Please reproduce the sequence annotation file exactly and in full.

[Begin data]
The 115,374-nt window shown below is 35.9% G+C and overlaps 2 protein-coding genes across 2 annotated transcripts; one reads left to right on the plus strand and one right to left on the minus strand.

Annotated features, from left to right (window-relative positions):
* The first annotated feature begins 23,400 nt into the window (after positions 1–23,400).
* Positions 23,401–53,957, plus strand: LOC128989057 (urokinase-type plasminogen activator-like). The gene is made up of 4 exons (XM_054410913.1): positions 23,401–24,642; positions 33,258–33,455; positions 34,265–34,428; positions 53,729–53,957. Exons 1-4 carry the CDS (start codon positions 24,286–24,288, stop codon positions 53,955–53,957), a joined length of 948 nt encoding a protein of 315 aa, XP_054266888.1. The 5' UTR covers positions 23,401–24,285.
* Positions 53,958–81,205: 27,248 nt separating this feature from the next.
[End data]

The 115,374-nt window shown below is 35.9% G+C and overlaps 2 protein-coding genes across 2 annotated transcripts; one reads left to right on the plus strand and one right to left on the minus strand.

Annotated features, from left to right (window-relative positions):
* The first annotated feature begins 23,400 nt into the window (after positions 1–23,400).
* Positions 23,401–53,957, plus strand: LOC128989057 (urokinase-type plasminogen activator-like). The gene is made up of 4 exons (XM_054410913.1): positions 23,401–24,642; positions 33,258–33,455; positions 34,265–34,428; positions 53,729–53,957. Exons 1-4 carry the CDS (start codon positions 24,286–24,288, stop codon positions 53,955–53,957), a joined length of 948 nt encoding a protein of 315 aa, XP_054266888.1. The 5' UTR covers positions 23,401–24,285.
* Positions 53,958–81,205: 27,248 nt separating this feature from the next.